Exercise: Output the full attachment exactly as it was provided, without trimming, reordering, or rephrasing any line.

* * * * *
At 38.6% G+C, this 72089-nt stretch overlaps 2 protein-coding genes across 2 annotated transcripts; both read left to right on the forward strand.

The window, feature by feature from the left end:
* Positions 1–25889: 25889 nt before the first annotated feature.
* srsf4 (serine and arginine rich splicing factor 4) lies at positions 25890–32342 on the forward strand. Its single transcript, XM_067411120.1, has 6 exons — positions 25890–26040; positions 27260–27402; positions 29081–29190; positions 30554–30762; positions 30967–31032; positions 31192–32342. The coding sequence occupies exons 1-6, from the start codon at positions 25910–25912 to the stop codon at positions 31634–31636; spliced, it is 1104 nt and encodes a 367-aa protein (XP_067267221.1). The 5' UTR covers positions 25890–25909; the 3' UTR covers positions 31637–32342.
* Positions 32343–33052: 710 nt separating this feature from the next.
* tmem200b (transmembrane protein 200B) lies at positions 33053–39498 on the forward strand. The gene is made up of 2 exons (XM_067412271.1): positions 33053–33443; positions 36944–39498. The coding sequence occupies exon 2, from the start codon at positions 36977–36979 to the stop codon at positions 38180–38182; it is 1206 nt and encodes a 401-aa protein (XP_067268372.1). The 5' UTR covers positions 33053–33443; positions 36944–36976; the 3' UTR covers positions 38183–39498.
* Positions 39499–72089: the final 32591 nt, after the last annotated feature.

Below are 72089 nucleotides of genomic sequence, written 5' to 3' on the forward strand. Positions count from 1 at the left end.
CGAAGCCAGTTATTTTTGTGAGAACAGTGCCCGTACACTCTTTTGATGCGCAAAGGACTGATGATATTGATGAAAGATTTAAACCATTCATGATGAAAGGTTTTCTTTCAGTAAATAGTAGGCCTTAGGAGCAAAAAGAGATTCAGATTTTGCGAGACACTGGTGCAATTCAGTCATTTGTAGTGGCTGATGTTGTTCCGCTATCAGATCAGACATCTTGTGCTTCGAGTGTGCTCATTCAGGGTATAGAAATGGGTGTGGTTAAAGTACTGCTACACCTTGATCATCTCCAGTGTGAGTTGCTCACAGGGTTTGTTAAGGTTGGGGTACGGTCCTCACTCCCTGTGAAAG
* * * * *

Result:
At 38.6% G+C, this 72089-nt stretch overlaps 2 protein-coding genes across 2 annotated transcripts; both read left to right on the forward strand.

The window, feature by feature from the left end:
* Positions 1–25889: 25889 nt before the first annotated feature.
* srsf4 (serine and arginine rich splicing factor 4) lies at positions 25890–32342 on the forward strand. Its single transcript, XM_067411120.1, has 6 exons — positions 25890–26040; positions 27260–27402; positions 29081–29190; positions 30554–30762; positions 30967–31032; positions 31192–32342. The coding sequence occupies exons 1-6, from the start codon at positions 25910–25912 to the stop codon at positions 31634–31636; spliced, it is 1104 nt and encodes a 367-aa protein (XP_067267221.1). The 5' UTR covers positions 25890–25909; the 3' UTR covers positions 31637–32342.
* Positions 32343–33052: 710 nt separating this feature from the next.
* tmem200b (transmembrane protein 200B) lies at positions 33053–39498 on the forward strand. The gene is made up of 2 exons (XM_067412271.1): positions 33053–33443; positions 36944–39498. The coding sequence occupies exon 2, from the start codon at positions 36977–36979 to the stop codon at positions 38180–38182; it is 1206 nt and encodes a 401-aa protein (XP_067268372.1). The 5' UTR covers positions 33053–33443; positions 36944–36976; the 3' UTR covers positions 38183–39498.
* Positions 39499–72089: the final 32591 nt, after the last annotated feature.

Below are 72089 nucleotides of genomic sequence, written 5' to 3' on the forward strand. Positions count from 1 at the left end.
CGAAGCCAGTTATTTTTGTGAGAACAGTGCCCGTACACTCTTTTGATGCGCAAAGGACTGATGATATTGATGAAAGATTTAAACCATTCATGATGAAAGGTTTTCTTTCAGTAAATAGTAGGCCTTAGGAGCAAAAAGAGATTCAGATTTTGCGAGACACTGGTGCAATTCAGTCATTTGTAGTGGCTGATGTTGTTCCGCTATCAGATCAGACATCTTGTGCTTCGAGTGTGCTCATTCAGGGTATAGAAATGGGTGTGGTTAAAGTACTGCTACACCTTGATCATCTCCAGTGTGAGTTGCTCACAGGGTTTGTTAAGGTTGGGGTACGGTCCTCACTCCCTGTGAAAG